In 1843 an unknown wine maker by the name of Johann-Joseph Krug decided to set up his own champagne house. Today, more than 160 years on, Krug is one of the most revered of all champagnes. The creation of Krug champagne remains unique in the industry. It is made from a mix of pinot noir, chardonnay and meunier grapes taken from a small number of vineyards in local villages. Krug still use traditional methods, storing the juice in oak barrels made from 200 year old or more trees, whilst all of the other big champagne houses now use stainless steel vats for this stage in the process.
Recommend booking an appointment at least a month in advance. Weekdays only.
5 rue Coquebert (+33 (0)3 26 84 44 20). www.krug.com
Founded in 1760, it was originally called Delammote after the founder who was a Knight of the Order of Malta. The Maltese cross has always been used as the House crest.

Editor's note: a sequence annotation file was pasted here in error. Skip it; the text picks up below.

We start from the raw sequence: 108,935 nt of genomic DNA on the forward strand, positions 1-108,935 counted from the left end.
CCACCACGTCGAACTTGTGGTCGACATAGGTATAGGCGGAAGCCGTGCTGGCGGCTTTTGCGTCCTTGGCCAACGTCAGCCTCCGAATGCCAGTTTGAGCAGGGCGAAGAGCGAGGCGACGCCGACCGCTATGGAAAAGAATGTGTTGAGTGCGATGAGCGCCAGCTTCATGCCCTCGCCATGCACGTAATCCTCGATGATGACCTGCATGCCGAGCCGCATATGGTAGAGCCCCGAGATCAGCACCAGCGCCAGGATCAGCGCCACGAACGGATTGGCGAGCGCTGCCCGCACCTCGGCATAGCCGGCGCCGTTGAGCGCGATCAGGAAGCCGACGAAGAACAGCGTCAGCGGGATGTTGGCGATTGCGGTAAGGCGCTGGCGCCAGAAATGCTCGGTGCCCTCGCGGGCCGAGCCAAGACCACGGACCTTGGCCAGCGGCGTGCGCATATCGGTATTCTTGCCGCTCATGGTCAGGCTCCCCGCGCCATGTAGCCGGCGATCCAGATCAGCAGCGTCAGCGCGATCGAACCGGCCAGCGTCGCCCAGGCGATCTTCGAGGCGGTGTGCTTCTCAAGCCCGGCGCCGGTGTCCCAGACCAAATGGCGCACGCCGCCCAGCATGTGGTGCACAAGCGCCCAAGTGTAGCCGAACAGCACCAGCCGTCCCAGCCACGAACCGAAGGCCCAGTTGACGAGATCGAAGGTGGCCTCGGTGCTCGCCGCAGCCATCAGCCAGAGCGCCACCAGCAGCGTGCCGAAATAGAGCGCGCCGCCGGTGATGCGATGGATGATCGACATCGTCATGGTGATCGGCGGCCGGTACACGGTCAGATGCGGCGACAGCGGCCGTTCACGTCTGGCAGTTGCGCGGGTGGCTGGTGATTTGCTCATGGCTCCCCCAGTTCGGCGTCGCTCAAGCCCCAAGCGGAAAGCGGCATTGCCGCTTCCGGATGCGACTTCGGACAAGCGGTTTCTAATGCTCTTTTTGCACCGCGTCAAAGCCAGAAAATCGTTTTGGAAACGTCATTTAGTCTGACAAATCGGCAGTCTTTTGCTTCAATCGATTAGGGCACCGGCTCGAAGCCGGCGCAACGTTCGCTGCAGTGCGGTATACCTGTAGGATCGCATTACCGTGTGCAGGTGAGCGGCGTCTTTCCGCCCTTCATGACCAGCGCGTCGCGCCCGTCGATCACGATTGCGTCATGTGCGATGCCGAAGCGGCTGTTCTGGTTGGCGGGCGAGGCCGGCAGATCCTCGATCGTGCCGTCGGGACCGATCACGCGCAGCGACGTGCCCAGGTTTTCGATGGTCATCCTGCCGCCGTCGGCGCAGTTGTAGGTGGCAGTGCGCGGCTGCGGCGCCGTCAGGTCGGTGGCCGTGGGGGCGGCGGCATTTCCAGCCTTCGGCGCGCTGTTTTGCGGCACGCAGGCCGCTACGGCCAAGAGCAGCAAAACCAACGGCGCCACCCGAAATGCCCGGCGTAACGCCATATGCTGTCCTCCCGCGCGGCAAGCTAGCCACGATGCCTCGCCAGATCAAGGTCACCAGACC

Tours are in English, French and German and include a visit to their cellar and tasting. Duration around one hour.
Tours are by appointment, on weekdays only (excluding bank holidays). Closed in August.
12 boulevard Lundy. (+33 (0)3 26 78 50 50). www.lanson.tm.fr
G.H.Mumm & Cie
Founded in 1827 by a wealthy family of German wine merchants from the Rhine Valley. This house has the third largest brand in the world with a yearly production of over 8 million bottles.
Tours available in English, lasting around 45 minutes plus a short video and a look at ancient venting tools.
Open daily from 1st March to 31st October. At one day’s notice, a drive through the vineyard. Off season visits by appointment only.
34 rue de Champ de Mars. (+33 (0)3 26 49 59 70). www.champagne-mumm.com
The Heidsieck part of the winery has been around since 1785 when a former cloth maker, Florens Louis Heidsieck went to Reims and became involved with wine. After his death, his nephew Christian Heidsieck took over in partnership with his cousin Henri Guillaume Piper, thus the Piper-Heidsieck dynasty was created. It is now the official champagne of the Cannes Film Festival.
Self-guided tours in electric cars with commentary in English, followed by a tasting. Open daily from March 1st to December 31st. Booking generally recommended.
51 boulevard Henry Vasnier. (+ 33 (0)3 26 84 43 44). www.piper-heidsieck.com